I was always embarrassed by the words sacred, glorious and sacrifice and the expression in vain. We had heard them, sometimes standing in the rain almost out of earshot, so that only the shouted words came through, and had read them, on proclamations that were slapped up by billposters over other proclamations, now for a long time, and I had seen nothing sacred, and the things that were glorious had no glory and the sacrifices were like the stockyards at Chicago if nothing was done with the meat except to bury it.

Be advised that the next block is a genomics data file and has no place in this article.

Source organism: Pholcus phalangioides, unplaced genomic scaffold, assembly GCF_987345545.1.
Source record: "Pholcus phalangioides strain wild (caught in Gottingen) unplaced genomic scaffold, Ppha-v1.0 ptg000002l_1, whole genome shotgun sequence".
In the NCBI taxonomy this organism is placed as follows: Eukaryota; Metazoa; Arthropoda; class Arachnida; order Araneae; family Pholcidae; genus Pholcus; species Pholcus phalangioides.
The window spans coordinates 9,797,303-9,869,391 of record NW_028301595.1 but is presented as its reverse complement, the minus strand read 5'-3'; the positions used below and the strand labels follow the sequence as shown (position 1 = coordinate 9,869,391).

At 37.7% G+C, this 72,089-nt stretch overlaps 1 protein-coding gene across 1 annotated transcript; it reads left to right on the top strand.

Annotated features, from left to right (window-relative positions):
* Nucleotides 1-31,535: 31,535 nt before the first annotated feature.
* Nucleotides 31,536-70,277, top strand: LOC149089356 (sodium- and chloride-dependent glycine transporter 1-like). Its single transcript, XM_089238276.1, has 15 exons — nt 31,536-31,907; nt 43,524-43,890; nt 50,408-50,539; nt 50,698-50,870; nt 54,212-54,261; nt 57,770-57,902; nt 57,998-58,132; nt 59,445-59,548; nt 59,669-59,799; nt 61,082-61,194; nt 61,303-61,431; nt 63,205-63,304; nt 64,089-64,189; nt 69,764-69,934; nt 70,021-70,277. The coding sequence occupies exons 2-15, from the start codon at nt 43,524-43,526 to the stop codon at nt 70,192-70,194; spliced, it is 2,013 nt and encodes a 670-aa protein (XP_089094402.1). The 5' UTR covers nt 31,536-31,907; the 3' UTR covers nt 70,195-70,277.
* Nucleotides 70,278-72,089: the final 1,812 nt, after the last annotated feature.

Ernest Miller Hemingway (July 21, 1899 July 2, 1961) was an American novelist and short story writer whose works, drawn from his wide range of experiences in World War I, the Spanish Civil War, and World War II, are characterized by terse minimalism and understatement; they exerted a significant influence on the development of twentieth century fiction. Hemingway's protagonists are typically stoic male individuals, often interpreted as projections of his own character, who must master "grace under pressure". Many of his works, like The Sun Also Rises, A Farewell to Arms and The Old Man and the Sea, are now considered classics in the canon of American literature.